I’ve worn a groove in my head from scratching it on last week’s Amazon-Kiva Systems deal. After reading all the press stating what a crafty move it is and after the huge uptick in Amazon’s (NASDAQ: AMZN) stock price, The Merger Verger feels like the odd man out on this one. [Original posting here]
I still disagree with all the fawning Wall Street analysts and tech-media commentators but I think I have homed in on an explanation. Let me offer up some facts and then some observations.
- Jeff Bezos built a spaceship to go to Zebulon or some place. (You can look it up.) The guy clearly has a “boys with toys” problem. Robots – even ones that look like giant orange throat lozenges skating around a warehouse floor – count as objects of desire. (Earth to Jeff.)
- Kiva (founded in 2003) creates leading-edge material handling systems used by an impressive list of customers, including units of Amazon (but not Amazon itself). It’s privately held but recent revenues were reportedly north of $100 million, making the purchase price of $775 million a bracing 7X multiple of sales. (Yikes.)
- Amazon has a long history of successful acquisitions, but all of them of the horizontal type. They have vertical partnerships but their experience in integrating a company whose business fundamentals are entirely different to theirs is basically nil. (Uh-oh.)
- The company’s press release about the Kiva acquisition says a big nothing about the rationale behind it and offers only one minor tidbit about the plans for its integration: Kiva’s HQ will remain in Massachusetts. (Whoopee.)
- Equity analysts have settled on the rationale that Kiva robots will bring significant efficiencies to Amazon’s order fulfillment process, which they should. (At an NPV of minus how much?)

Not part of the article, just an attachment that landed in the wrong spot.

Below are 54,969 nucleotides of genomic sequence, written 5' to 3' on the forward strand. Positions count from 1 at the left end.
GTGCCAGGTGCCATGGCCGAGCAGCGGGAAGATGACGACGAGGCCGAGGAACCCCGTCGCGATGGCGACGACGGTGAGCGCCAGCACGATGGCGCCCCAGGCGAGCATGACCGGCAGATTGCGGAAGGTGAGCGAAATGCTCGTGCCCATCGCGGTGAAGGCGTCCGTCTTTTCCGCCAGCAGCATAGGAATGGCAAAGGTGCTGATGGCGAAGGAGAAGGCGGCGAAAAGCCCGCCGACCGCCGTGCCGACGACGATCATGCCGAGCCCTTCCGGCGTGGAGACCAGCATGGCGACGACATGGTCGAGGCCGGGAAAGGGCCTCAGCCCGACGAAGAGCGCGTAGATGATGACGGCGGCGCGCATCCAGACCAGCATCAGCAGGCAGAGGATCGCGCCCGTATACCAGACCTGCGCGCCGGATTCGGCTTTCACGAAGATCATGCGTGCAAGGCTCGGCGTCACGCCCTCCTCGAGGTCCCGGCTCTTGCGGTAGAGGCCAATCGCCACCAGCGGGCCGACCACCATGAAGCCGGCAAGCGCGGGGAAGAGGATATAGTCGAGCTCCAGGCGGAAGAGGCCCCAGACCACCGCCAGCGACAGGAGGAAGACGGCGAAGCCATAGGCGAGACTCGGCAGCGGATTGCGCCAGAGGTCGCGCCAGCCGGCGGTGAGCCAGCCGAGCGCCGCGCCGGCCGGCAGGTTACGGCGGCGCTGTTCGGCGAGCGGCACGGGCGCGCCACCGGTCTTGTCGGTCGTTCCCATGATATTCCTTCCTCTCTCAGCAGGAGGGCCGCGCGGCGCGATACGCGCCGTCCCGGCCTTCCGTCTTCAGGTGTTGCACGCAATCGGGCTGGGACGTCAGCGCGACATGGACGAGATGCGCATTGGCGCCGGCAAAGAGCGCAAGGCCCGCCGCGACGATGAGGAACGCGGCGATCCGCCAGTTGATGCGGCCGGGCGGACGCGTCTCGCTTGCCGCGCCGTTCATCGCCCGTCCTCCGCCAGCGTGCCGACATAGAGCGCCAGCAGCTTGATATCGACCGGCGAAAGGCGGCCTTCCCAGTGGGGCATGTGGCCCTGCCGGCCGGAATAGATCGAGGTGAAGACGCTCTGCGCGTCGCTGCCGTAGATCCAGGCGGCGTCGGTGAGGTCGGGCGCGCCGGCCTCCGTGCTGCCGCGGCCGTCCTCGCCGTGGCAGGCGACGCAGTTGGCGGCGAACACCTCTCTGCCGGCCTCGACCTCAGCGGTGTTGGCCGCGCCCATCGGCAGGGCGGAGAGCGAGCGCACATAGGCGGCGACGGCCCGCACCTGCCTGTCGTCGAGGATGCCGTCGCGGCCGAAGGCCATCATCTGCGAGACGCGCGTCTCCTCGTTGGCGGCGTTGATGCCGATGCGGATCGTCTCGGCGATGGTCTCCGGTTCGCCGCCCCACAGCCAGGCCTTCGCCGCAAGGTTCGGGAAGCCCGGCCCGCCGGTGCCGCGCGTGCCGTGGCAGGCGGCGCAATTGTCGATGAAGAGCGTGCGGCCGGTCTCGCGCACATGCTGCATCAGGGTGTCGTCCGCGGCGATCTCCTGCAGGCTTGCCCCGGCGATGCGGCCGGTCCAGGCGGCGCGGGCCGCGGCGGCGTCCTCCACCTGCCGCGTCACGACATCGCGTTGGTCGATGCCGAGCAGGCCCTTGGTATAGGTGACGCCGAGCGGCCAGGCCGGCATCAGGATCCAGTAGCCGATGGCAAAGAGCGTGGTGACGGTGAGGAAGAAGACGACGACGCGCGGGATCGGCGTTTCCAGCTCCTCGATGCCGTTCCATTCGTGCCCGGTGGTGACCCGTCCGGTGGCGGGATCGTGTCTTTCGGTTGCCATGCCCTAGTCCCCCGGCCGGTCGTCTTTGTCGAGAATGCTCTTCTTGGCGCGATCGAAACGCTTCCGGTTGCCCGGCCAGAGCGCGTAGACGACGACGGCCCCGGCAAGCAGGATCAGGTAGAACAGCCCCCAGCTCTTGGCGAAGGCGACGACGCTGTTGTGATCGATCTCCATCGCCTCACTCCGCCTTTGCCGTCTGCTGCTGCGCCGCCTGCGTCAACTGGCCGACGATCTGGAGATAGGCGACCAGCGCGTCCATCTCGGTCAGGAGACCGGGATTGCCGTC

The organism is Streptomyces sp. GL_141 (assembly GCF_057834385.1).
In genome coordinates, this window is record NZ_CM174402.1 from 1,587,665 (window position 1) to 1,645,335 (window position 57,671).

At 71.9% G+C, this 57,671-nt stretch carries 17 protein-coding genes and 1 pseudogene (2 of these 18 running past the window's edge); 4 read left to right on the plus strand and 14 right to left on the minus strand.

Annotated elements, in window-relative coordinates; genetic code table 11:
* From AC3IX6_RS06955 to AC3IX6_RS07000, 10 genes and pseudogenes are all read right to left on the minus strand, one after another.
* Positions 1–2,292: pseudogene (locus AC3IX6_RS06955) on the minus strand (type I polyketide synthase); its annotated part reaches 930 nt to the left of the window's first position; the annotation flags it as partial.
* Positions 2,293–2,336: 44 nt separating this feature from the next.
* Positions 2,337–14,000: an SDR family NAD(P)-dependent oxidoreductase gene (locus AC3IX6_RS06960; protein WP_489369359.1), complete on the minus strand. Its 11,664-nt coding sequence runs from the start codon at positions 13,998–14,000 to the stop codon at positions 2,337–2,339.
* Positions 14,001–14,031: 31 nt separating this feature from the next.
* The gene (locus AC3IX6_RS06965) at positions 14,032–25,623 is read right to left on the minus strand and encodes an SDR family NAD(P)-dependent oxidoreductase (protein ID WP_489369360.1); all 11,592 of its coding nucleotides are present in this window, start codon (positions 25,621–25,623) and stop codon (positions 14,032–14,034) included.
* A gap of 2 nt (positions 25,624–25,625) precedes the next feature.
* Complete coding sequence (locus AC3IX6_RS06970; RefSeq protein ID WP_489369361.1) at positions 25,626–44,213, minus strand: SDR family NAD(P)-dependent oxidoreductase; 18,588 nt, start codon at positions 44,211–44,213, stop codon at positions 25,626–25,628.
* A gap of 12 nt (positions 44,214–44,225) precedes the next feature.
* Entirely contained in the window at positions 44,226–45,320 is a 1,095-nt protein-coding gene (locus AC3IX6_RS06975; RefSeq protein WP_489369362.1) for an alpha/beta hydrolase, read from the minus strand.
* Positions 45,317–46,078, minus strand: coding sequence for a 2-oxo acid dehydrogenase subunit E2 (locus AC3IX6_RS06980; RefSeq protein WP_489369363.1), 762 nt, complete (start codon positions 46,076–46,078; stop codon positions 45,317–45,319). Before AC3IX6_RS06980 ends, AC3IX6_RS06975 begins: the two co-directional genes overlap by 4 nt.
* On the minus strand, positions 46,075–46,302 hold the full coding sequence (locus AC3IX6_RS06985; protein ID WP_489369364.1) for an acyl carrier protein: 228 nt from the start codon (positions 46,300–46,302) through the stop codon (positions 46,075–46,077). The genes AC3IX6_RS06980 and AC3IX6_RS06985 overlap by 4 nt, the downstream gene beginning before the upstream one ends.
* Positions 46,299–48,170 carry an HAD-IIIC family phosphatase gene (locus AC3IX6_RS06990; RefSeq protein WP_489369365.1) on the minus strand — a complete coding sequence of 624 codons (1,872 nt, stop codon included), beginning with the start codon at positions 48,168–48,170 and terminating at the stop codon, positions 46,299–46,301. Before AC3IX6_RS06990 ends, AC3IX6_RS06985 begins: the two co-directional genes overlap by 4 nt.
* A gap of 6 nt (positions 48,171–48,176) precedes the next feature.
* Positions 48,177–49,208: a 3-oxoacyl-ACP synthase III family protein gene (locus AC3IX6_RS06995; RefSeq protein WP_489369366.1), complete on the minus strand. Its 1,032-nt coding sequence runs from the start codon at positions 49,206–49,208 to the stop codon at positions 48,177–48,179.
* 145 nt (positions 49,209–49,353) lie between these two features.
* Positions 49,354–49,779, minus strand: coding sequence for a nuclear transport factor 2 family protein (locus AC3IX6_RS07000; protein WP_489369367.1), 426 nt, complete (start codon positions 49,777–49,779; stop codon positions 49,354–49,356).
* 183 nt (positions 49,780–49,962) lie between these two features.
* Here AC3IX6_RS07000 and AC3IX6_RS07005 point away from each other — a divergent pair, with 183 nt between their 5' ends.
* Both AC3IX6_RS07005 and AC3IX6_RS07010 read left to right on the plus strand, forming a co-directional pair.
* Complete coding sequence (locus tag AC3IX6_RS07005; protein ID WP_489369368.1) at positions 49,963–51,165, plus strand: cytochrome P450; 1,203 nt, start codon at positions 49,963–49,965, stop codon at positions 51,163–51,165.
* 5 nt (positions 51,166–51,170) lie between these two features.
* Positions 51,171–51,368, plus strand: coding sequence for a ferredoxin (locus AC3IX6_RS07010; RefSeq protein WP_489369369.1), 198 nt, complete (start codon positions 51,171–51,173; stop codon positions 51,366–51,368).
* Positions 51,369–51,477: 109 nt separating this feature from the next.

- Other analysts have pointed out that the move could be a competitive one, designed to prevent others from having the cost/efficiency advantage associated with the Kiva system, thus enabling Amazon to defend an important advantage. (Come on guys.)
- One or two analysts have floated the idea that all those reasons apply but are small beer; the real reason is that Kiva unlocks a door to the next transformational step for Amazon. (Now, ladies and gentlemen, we may be getting somewhere.)
Here’s The Merger Verger’s take on all that:
- The absence of any Amazon commentary on the deal’s strategic rationale could be a case of intentional competitive silence but it sure smells like the lack of any meaningful strategy to describe.
- On the efficiency explanation, to suggest that the best way to capture the benefit of a key component of your operational infrastructure is to own it outright is just hubris. By that line of thinking, Amazon should buy a corrugated box manufacturer, UPS should buy a truck maker and Apple should buy, well, China. Metaphorically speaking, there must be some compelling reason to own when you can rent.
- As a corollary, one does not pay 7X sales to obtain operational efficiencies; that’s just stupid. One pays that kind of multiple to launch a sales rocket.
- Similarly, to buy a technology company merely to prevent competitors from gaining access to it is a flaccid strategy at best. Even acknowledging Kiva’s technological superiority, squirreling it away for Amazon’s exclusive internal use merely invites robotics wannabes to fill that void.
- Again, one does not pay 7X sales for a company that one intends to prevent others from patronizing. For Amazon to gain an economic return, Kiva must be able to sell its products widely.
- So what one DOES pay 7X sales for? One only pays that kind of money to unlock a transformed future.
Amazon is already a world-leading provider of retail fulfillment services, both internally and as a third-party provider for others. It has the expertise and infrastructure to keep growing this “pick and pack” business. But Kiva – owning it, not just renting it – could provide the last essential component of the next generation of competitive dominance in the space. By this thesis, the facilities and operational expertise that already exist at Amazon get combined with a future-pathway technology to create a logistics service that is domain leading and defensible. That makes sense to me.
Ironically, if my analysis is right (not just boys-with-toys, not just hubris, not merely operational efficiency, not competitive paranoia) Amazon has some gigantic integration challenges ahead of it. But I wouldn’t bet against them.
Click here for the company’s website and here for a series of videos showing the system in action. Click here for an amusing robotic interpretation of the Nutcracker Suite entitled “The Dance of the Bots.”